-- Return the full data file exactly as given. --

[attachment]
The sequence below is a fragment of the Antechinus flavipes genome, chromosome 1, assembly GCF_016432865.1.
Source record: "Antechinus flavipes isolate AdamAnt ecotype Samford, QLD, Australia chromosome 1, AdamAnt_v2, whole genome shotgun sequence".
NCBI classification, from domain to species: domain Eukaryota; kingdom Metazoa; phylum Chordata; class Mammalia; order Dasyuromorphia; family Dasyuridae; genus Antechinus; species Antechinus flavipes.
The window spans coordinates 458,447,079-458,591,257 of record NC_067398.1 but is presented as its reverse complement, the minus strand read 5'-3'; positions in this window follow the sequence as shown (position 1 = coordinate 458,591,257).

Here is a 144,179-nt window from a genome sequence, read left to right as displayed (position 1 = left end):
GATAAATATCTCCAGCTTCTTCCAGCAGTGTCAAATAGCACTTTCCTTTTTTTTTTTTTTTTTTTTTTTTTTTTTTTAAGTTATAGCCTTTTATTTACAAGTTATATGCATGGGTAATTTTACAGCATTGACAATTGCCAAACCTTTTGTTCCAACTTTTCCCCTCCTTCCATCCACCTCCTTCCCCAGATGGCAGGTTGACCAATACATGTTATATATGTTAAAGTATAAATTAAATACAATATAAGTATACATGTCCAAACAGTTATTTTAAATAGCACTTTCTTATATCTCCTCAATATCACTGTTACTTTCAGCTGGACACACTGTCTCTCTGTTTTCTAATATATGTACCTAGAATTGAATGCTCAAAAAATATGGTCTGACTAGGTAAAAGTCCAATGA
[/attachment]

The sequence below is a fragment of the Antechinus flavipes genome, chromosome 1, assembly GCF_016432865.1.
Source record: "Antechinus flavipes isolate AdamAnt ecotype Samford, QLD, Australia chromosome 1, AdamAnt_v2, whole genome shotgun sequence".
NCBI classification, from domain to species: domain Eukaryota; kingdom Metazoa; phylum Chordata; class Mammalia; order Dasyuromorphia; family Dasyuridae; genus Antechinus; species Antechinus flavipes.
The window spans coordinates 458,447,079-458,591,257 of record NC_067398.1 but is presented as its reverse complement, the minus strand read 5'-3'; positions in this window follow the sequence as shown (position 1 = coordinate 458,591,257).

Here is a 144,179-nt window from a genome sequence, read left to right as displayed (position 1 = left end):
GATAAATATCTCCAGCTTCTTCCAGCAGTGTCAAATAGCACTTTCCTTTTTTTTTTTTTTTTTTTTTTTTTTTTTTTAAGTTATAGCCTTTTATTTACAAGTTATATGCATGGGTAATTTTACAGCATTGACAATTGCCAAACCTTTTGTTCCAACTTTTCCCCTCCTTCCATCCACCTCCTTCCCCAGATGGCAGGTTGACCAATACATGTTATATATGTTAAAGTATAAATTAAATACAATATAAGTATACATGTCCAAACAGTTATTTTAAATAGCACTTTCTTATATCTCCTCAATATCACTGTTACTTTCAGCTGGACACACTGTCTCTCTGTTTTCTAATATATGTACCTAGAATTGAATGCTCAAAAAATATGGTCTGACTAGGTAAAAGTCCAATGA